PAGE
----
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The Scott Forstall interview
By Thom Holwerda on 2017-06-22 22:46:26

The Computer History Museum organised an interview with Scott Forstall, led by John Markoff. Forstall led the iPhone operating system (now iOS) team for the iPhone and the iPad from their inception, and was a close friend and confidant of Steve Jobs. He was ousted by Tim Cook, supposedly because Forstall was a challenger to Cook's position and power inside the company. On top of that, much like Steve Jobs, Forstall supposedly wasn't the easiest person to get along with, and Cook wanted a more harmonious Apple.

Ever since his departure from Apple, Forstall has been silent. This interview is the first time he's opened up about his long, long tenure at first NeXT (where he was hired on the spot by Steve Jobs himself) and then Apple, and quite honestly, I didn't really know what to expect.

It turns out that if you close your eyes while listening to Forstall speak, it's almost like you're hearing Steve Jobs. The man is charming, well-spoken, has a thoughtful or funny reply to every question, sprinkles it with a touching or heartwarming story or anecdote - all the while showing a deep understanding of what made Apple's products great without having to resort to technical details or PR-approved talking points.

As the interview ended and I pondered the whole thing, it just became so very clear why Cook would want to get rid of Forstall as quickly as he could. Can you imagine a boring bean counter like Cook sharing the stage with a man who so closely resembles and feels like Steve Jobs?

It might very well be the case that a Jobs-like figure like Forstall would not have yielded the kinds of immense financial success Apple has enjoyed under Cook, but I can't help but shake the feeling that an Apple with Forstall at the helm - or even just an Apple with Forstall, period - would be a more exciting, a more innovative, a more boundary-pushing Apple. We'll most likely never know.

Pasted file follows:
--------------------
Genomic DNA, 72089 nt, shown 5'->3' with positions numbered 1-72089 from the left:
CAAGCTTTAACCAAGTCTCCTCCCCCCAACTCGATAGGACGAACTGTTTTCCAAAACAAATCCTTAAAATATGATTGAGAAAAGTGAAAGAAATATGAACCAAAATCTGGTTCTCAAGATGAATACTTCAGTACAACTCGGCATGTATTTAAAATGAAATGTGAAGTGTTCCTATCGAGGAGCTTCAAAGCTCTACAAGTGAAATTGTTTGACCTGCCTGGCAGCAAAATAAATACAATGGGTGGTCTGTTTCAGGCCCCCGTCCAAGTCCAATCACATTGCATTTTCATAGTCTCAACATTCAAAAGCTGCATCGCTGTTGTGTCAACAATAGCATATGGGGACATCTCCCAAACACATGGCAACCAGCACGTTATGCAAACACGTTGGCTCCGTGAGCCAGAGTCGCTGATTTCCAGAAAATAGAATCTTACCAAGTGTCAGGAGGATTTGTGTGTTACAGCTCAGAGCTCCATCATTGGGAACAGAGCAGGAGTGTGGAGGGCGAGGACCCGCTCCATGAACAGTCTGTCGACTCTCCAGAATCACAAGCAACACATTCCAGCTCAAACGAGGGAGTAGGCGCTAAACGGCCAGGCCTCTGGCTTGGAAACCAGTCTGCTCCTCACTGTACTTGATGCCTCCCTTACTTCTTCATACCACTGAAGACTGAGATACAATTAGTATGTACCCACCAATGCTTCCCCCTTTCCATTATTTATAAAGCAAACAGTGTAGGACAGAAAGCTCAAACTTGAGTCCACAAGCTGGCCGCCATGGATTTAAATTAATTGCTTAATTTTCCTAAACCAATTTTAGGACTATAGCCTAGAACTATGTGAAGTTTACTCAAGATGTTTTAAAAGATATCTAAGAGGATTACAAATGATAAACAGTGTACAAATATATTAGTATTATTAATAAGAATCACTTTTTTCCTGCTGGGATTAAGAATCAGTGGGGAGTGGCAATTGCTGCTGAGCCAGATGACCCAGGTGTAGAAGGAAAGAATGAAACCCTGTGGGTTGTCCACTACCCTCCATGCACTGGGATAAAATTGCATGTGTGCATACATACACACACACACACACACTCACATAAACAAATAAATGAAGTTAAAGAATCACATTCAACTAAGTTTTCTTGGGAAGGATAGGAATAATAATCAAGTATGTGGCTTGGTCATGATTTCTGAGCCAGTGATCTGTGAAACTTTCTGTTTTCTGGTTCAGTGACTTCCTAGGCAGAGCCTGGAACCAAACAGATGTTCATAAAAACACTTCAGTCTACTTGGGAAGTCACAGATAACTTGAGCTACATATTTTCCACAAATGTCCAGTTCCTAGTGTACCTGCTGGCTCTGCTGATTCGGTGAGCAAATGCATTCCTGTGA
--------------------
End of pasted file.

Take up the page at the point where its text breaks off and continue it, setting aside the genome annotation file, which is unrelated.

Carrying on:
Then again... It wouldn't be the first time someone gets ousted from Apple, only to return when the time is right.

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Steve seemed closer to Scott Forstall than even Ive
By Mr. Dee on 2017-06-23 02:28:00
I thoroughly enjoyed the interview, wish there was more. It was so clear, thoughtful and coherent compared to the first part with those three engineers who worked on parts of iOS.

Scott seemed to have been deeply affected by Jobs death and I believe its part of why he didn't even bother contesting Tim Cooks decision to let him go. Its like a huge part of the reason for working there was gone. Come on, if I had clout like Steve, revered, feared, highly respected, paying for my lunch every Tuesday and interested enough to lock himself in a bathroom at a friends house to call you and text, who wouldn't feel arrogant, I know I would.

When Steve passed, I eventually saw Scott as the face of Apple and I understood why. Steve said in his auto-bio Jony was his spiritual partner, but Scott was more like his spiritual son. If Steve had lived a couple more years, I think he would have probably ironed out whatever animosity existed between Ive, Cook and Forstall.

As you rightly noted, he really is a captivating person to listen to. Even his personal stories like his shark incident, that terrible flu and his background and love for theater made him sound a lot more rounded than Tim. He really should still be at Apple and I think he will eventually come back, maybe in 5 to 10 years.

Thats why he is still so respectful and doesn't bad mouth anybody there. He know's it. Come on, the guy has a Masters in Artificial Intelligence. Who is better to lead that than him?